lecture_sorting_supplement

# lecture_sorting_supplement - 2001-2002 Fall Week 11 Michael...

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Unformatted text preview: 2001-2002 Fall Week 11+Michael Fung, CS&E, The Chinese University of HK1CSC1500 Computer Principles and ProgrammingHow to Program a Computer in C and General Introduction to ComputingLecture 11 Supplement2001-2002 Fall Week 11+Michael Fung, CS&E, The Chinese University of HK2SortingTo put a set of data in order.Given 9, -8, 3, 5, 7–Ascending order: -8, 3, 5, 7, 9–Descending order: 9, 7, 5, 3, -8There are many strategies (algorithms) for sorting.One of the simplest ones is Selection Sort.2001-2002 Fall Week 11+Michael Fung, CS&E, The Chinese University of HK3Swap Two NumbersGiven integers i and j.Swap (exchange) their contents.int i = 8, j = 3;i = j;/* i becomes 3 */j = i;/* j becomes i, thus 3 also *//* really okay? */ORint i = 8, j = 3;i = j = i;/* j becomes 8, then *//* i becomes j, thus 8 also *//* another nightmare: i = (j = i) */2001-2002 Fall Week 11+Michael Fung, CS&E, The Chinese University of HK4Get the Temp. Job Doneint i = 8, j = 3;int temp;temp = j;/* keep a copy of value of j */j = i;/* overwrite j by value of i */i = temp;/* restore value of j to i */Given us 2 lockers, swap their contents!–Get the Giraffe out and put it aside.–Move the Elephant to the emptiedlocker.–Store the Giraffe into the other emptiedone.*** Not really empty, we make copies ***2001-2002 Fall Week 11+Michael Fung, CS&E, The Chinese University of HK5Sort 2 NumbersGiven 2 integers stored in i and j.int i = 8, j = 3;if (j < i) {/* if j is smaller */int temp = i; /* exchange contents of i and j */i = j;/* making the smaller value in i */j = temp;}printf(“Ordered: %d,%d\n”, i, j);How about sorting three, four, or any?An array is needed.To swap the order on the fly.2001-2002 Fall Week 11+Michael Fung, CS&E, The Chinese University of HK6Finding the Min of N Numbersint N = {5, 1, 3};int i, min;min = N[0];for (i = 1; i < 3; i++)/* note: start with i = 1 */if (N[i] < min)min = N[i];At the beginning, let the first element be the King.Then, compare the elements one-by-one with the King.Selectanother King when appropriate.2001-2002 Fall Week 11+Michael Fung, CS&E, The Chinese University of HK7Finding Kings One-By-OneThat’s the idea of the Selection Sort!...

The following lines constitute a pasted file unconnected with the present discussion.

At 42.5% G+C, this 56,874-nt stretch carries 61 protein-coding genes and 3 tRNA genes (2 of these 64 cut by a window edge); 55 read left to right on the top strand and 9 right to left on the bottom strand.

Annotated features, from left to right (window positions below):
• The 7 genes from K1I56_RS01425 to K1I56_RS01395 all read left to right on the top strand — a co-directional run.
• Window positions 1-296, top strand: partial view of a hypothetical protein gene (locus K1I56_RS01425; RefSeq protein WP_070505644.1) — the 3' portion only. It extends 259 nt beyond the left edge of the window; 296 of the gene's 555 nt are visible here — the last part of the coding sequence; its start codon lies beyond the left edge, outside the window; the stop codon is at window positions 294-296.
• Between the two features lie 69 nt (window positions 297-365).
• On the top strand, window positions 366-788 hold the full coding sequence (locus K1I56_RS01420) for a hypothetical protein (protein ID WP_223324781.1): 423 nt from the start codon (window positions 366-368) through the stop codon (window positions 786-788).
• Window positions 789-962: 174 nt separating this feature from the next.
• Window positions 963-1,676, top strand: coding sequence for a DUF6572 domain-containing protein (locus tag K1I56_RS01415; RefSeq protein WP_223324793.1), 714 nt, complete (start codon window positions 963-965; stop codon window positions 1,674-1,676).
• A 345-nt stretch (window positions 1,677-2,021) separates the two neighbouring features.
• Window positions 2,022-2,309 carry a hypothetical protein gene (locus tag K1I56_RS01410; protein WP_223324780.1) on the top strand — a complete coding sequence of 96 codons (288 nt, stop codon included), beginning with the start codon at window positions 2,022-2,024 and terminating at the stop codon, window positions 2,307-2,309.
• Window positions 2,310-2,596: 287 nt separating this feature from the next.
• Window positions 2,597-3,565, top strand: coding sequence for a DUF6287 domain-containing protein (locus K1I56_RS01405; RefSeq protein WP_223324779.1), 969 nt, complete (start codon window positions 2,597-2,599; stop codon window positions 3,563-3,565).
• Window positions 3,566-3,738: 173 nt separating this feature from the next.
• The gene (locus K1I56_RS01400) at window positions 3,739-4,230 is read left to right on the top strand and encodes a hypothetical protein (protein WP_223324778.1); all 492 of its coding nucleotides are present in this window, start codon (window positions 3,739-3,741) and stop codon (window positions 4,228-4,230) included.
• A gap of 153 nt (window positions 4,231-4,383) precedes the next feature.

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lecture_sorting_supplement - 2001-2002 Fall Week 11 Michael...

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